And much of our inaction, according to ABC investigator Connor, is due to at least one "top-level intelligence program which not only allowed some war criminals into this country but did so with the official sanction of our government." Called Project Paperclip, it brought more than 900 German scientists to the US. Although it supposedly barred active Nazis, the project screening procedures were lax as the American military and the Departments of State and Commerce collaborated in recruiting German brainpower for both the military and American business.

With admirable determination, "ABC Closeup" tracks down other alleged war criminals and some of their victims. Included is Hermine Braunsteiner Ryan, for 20 years a New York City housewife now on trial in West Germany, one of the few that have been extradited.

In the long run, one all-important question is asked of people over and over again: Why has so little been done?

Says the congresswoman from New York, Elizabeth Holtzman: "There are a lot of theories -- conspiracy theories . . . bribery . . . incompetence . . . possible anti-Semiticism. It may also be that these people came here to join the cold war, claiming to be anti-communist and their backgrounds were overlooked. I don't know the answer. . . ."

Says the Justice Department's Walter Rockler, heading a unit now responsible for investigating Nazi cases, when asked to rate past US efforts to get rid of these people on a scale of one to ten with ten the highest: "Two."

Whatever the reasons, according to Mr. O'Brien: "The failure to investigate these cases in the past means that many of them may never be effectively dealt with in the future."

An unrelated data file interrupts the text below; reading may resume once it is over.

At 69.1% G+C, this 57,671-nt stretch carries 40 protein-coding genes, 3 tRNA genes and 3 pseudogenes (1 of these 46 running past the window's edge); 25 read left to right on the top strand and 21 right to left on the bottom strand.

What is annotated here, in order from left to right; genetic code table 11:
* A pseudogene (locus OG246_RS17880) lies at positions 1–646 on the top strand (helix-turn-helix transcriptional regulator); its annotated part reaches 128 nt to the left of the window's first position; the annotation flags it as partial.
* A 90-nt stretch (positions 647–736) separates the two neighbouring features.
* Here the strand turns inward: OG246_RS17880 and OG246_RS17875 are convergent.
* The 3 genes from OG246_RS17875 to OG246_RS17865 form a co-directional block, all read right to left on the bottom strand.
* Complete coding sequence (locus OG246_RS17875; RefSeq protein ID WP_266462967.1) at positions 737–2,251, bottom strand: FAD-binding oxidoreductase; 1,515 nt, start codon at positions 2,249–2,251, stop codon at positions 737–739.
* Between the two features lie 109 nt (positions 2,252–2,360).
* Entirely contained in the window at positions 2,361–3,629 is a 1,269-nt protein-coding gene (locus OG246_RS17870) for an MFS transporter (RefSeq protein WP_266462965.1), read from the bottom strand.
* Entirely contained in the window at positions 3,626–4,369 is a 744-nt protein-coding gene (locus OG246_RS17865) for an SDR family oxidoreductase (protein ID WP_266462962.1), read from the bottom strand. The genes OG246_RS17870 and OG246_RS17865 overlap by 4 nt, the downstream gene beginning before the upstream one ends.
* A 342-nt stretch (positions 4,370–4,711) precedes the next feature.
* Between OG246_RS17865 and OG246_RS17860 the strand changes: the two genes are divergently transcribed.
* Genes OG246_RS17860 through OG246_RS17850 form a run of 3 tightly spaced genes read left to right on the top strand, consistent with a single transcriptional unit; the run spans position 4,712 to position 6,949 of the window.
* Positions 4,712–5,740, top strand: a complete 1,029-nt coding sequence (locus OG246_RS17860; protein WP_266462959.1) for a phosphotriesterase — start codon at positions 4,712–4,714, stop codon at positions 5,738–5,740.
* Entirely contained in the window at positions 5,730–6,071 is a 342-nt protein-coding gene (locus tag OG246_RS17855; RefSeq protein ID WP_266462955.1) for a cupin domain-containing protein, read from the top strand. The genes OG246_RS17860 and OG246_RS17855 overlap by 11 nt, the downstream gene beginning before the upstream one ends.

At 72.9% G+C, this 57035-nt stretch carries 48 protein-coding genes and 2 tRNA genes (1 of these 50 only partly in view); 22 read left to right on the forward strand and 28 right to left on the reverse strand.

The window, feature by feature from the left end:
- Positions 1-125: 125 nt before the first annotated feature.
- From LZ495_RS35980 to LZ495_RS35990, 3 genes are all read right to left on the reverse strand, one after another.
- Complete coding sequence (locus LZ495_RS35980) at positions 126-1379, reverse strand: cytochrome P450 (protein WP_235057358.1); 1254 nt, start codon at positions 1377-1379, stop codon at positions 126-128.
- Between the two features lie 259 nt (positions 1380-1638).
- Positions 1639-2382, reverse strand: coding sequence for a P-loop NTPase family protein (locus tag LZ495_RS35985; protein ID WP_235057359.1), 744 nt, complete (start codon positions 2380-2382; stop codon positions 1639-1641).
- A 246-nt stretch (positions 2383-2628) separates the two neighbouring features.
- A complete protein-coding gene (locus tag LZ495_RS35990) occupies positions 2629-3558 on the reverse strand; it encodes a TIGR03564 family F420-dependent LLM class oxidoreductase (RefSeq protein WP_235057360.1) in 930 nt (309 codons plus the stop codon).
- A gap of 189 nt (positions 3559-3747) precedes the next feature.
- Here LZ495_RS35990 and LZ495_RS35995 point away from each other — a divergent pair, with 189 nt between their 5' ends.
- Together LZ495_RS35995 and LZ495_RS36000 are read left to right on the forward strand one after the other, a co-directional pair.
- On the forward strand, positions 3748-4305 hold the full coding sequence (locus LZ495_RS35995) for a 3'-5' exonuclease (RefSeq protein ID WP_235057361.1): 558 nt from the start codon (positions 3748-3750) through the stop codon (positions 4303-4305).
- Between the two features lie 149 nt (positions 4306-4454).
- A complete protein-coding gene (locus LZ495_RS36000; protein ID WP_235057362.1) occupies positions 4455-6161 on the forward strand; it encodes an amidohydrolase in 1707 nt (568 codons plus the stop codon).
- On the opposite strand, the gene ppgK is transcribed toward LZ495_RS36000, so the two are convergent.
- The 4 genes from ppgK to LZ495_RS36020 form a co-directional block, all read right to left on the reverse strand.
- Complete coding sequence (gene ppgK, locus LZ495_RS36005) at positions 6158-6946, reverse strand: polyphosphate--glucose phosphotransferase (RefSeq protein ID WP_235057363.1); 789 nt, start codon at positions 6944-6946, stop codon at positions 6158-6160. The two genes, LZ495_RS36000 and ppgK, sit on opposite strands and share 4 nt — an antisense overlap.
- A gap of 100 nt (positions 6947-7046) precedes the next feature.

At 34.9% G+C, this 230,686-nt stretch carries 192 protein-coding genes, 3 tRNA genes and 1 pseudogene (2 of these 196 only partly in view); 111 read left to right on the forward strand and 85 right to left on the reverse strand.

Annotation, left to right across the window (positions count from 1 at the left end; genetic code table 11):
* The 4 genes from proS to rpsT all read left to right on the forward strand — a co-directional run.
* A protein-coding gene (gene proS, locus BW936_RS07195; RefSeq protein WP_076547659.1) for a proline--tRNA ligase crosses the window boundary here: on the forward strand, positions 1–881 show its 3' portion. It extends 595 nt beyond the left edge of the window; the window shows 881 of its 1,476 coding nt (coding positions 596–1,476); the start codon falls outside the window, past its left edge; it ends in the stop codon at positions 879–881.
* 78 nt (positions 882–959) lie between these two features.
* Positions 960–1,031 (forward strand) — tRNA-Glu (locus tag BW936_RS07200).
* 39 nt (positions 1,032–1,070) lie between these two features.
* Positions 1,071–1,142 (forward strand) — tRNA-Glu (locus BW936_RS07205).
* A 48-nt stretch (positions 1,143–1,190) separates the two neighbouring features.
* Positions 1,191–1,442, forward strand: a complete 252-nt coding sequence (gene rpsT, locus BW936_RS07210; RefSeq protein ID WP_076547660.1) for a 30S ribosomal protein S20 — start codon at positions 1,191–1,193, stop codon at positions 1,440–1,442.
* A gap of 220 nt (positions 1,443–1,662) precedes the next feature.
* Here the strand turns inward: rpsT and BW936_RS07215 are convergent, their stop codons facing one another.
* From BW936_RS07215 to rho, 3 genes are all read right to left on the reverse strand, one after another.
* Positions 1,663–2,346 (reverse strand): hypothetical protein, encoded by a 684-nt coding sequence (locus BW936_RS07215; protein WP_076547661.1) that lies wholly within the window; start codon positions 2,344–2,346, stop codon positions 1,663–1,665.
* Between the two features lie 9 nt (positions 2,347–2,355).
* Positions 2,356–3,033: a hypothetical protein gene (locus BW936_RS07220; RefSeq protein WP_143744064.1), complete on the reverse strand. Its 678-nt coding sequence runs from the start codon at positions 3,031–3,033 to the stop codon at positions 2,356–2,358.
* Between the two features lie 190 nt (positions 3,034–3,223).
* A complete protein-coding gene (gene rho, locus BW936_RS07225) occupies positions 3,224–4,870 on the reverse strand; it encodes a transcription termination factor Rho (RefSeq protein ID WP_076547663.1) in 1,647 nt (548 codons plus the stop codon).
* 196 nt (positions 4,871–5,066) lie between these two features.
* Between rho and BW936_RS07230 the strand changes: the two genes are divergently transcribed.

And in many cases, those accused are not only unrepentant, but arrogant.

One accused of being a member of the deadly Waffen SS, Tscherim Soobzokov, gloats over his seeming invulnerability and hints that his victory is a victory for democracy over "a small minority group. . . ." And good Nazis know exactly who that small minority groupis.

Wiesel, Wiesenthal -- all of the accusers -- appear on camera with a look of haunted agony in their eyes. Says Wiesenthal in justifying his continuing search to root out the criminals: "When you pardon one genocide, you open the door for the next. . . ." Says Wiesel, talented purveyor of words: "Language has been almost destroyed by the event. . . .And that is the irony of all ironies. We must speak and we don't know how. How can you describe the massacre of 1 million children? There are no words for that. How can you describe the life of one person in Auschwitz . . . one night in a ghetto? . . ." As to the delays in prosecuting the cases, "There is no way to justify such procedures."

It is apparent that the spotlight needs to be a continuing beacon. Only a few days ago, Martin Mendelsohn, deputy director of Justice Department's Nazi-hunting Office of Special Investigations was reassigned to other duties. Said Representative Holtzman: "To remove him would seriously impair the effective functioning of the office. . . ."

The Christian Science Monitor checked with ABC correspondent Michael Connor, who interviewed both Mendelsohn and his superior, Walter J. Rockler, as to the implications of the action. Says Mr. Connor: "As far as I can tell, it was strictly a personality conflict between the two men. The people I talked to feel that it will not seriously impair the progress of the investigations."

And so, the battle still rages on all levels.